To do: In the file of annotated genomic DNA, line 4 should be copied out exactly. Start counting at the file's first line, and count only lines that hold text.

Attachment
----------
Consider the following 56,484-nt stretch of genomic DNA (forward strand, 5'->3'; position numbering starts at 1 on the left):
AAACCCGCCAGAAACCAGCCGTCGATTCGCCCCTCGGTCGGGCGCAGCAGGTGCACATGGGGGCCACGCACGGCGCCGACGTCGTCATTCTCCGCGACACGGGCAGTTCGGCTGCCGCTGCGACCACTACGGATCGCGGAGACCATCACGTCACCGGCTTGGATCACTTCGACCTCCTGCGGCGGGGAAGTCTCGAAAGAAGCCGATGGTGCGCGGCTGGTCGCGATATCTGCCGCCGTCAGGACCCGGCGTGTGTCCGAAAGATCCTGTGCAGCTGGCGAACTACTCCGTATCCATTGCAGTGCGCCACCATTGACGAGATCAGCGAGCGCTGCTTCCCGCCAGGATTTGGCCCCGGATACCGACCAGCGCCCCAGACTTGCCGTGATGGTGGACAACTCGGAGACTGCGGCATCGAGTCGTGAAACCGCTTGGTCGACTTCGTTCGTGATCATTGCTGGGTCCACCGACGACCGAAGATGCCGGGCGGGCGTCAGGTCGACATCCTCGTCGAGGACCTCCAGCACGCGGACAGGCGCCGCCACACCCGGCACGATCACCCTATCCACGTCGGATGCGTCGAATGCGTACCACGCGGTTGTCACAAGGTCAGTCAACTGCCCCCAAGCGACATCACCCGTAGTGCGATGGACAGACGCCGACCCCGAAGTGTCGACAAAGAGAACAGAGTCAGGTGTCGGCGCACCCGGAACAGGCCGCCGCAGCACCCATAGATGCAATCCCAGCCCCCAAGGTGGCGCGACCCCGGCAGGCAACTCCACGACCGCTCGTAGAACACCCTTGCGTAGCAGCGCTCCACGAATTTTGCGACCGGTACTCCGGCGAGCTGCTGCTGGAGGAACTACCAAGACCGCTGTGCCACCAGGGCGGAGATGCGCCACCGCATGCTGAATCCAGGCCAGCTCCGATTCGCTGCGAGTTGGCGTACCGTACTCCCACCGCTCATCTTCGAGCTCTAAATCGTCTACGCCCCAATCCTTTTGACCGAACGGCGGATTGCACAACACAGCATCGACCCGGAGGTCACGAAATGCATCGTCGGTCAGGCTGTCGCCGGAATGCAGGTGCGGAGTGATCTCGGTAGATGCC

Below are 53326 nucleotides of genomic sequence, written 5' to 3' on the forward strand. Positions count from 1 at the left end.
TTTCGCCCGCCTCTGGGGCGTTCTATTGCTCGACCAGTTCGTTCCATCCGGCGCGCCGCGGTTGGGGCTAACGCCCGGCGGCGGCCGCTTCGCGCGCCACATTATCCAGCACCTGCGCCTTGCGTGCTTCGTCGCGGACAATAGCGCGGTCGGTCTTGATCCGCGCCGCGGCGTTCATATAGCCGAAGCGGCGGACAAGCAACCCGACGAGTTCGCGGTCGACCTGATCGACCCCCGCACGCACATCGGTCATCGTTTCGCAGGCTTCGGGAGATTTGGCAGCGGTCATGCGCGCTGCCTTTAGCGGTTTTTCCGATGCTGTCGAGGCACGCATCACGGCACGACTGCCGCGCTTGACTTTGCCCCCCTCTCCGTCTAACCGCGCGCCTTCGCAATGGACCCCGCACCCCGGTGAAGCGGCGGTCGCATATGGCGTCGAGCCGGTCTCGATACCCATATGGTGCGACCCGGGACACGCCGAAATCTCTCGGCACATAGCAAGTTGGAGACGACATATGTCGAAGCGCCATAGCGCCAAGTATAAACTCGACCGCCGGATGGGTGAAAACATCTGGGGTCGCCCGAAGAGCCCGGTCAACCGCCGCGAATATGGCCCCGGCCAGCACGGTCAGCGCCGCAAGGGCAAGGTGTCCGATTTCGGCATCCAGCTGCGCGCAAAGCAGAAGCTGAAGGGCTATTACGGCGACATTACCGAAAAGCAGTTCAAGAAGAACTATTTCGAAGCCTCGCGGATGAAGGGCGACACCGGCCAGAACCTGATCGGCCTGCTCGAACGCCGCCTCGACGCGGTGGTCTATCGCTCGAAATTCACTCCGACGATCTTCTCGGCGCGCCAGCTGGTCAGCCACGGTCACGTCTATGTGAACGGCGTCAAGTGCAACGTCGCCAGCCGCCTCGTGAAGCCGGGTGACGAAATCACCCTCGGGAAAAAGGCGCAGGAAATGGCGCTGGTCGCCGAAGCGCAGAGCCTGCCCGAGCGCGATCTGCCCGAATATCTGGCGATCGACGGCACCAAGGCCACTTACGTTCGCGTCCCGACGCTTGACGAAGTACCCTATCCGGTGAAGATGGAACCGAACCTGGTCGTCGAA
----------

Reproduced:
TTTCGCCCGCCTCTGGGGCGTTCTATTGCTCGACCAGTTCGTTCCATCCGGCGCGCCGCGGTTGGGGCTAACGCCCGGCGGCGGCCGCTTCGCGCGCCACATTATCCAGCACCTGCGCCTTGCGTGCTTCGTCGCGGACAATAGCGCGGTCGGTCTTGATCCGCGCCGCGGCGTTCATATAGCCGAAGCGGCGGACAAGCAACCCGACGAGTTCGCGGTCGACCTGATCGACCCCCGCACGCACATCGGTCATCGTTTCGCAGGCTTCGGGAGATTTGGCAGCGGTCATGCGCGCTGCCTTTAGCGGTTTTTCCGATGCTGTCGAGGCACGCATCACGGCACGACTGCCGCGCTTGACTTTGCCCCCCTCTCCGTCTAACCGCGCGCCTTCGCAATGGACCCCGCACCCCGGTGAAGCGGCGGTCGCATATGGCGTCGAGCCGGTCTCGATACCCATATGGTGCGACCCGGGACACGCCGAAATCTCTCGGCACATAGCAAGTTGGAGACGACATATGTCGAAGCGCCATAGCGCCAAGTATAAACTCGACCGCCGGATGGGTGAAAACATCTGGGGTCGCCCGAAGAGCCCGGTCAACCGCCGCGAATATGGCCCCGGCCAGCACGGTCAGCGCCGCAAGGGCAAGGTGTCCGATTTCGGCATCCAGCTGCGCGCAAAGCAGAAGCTGAAGGGCTATTACGGCGACATTACCGAAAAGCAGTTCAAGAAGAACTATTTCGAAGCCTCGCGGATGAAGGGCGACACCGGCCAGAACCTGATCGGCCTGCTCGAACGCCGCCTCGACGCGGTGGTCTATCGCTCGAAATTCACTCCGACGATCTTCTCGGCGCGCCAGCTGGTCAGCCACGGTCACGTCTATGTGAACGGCGTCAAGTGCAACGTCGCCAGCCGCCTCGTGAAGCCGGGTGACGAAATCACCCTCGGGAAAAAGGCGCAGGAAATGGCGCTGGTCGCCGAAGCGCAGAGCCTGCCCGAGCGCGATCTGCCCGAATATCTGGCGATCGACGGCACCAAGGCCACTTACGTTCGCGTCCCGACGCTTGACGAAGTACCCTATCCGGTGAAGATGGAACCGAACCTGGTCGTCGAA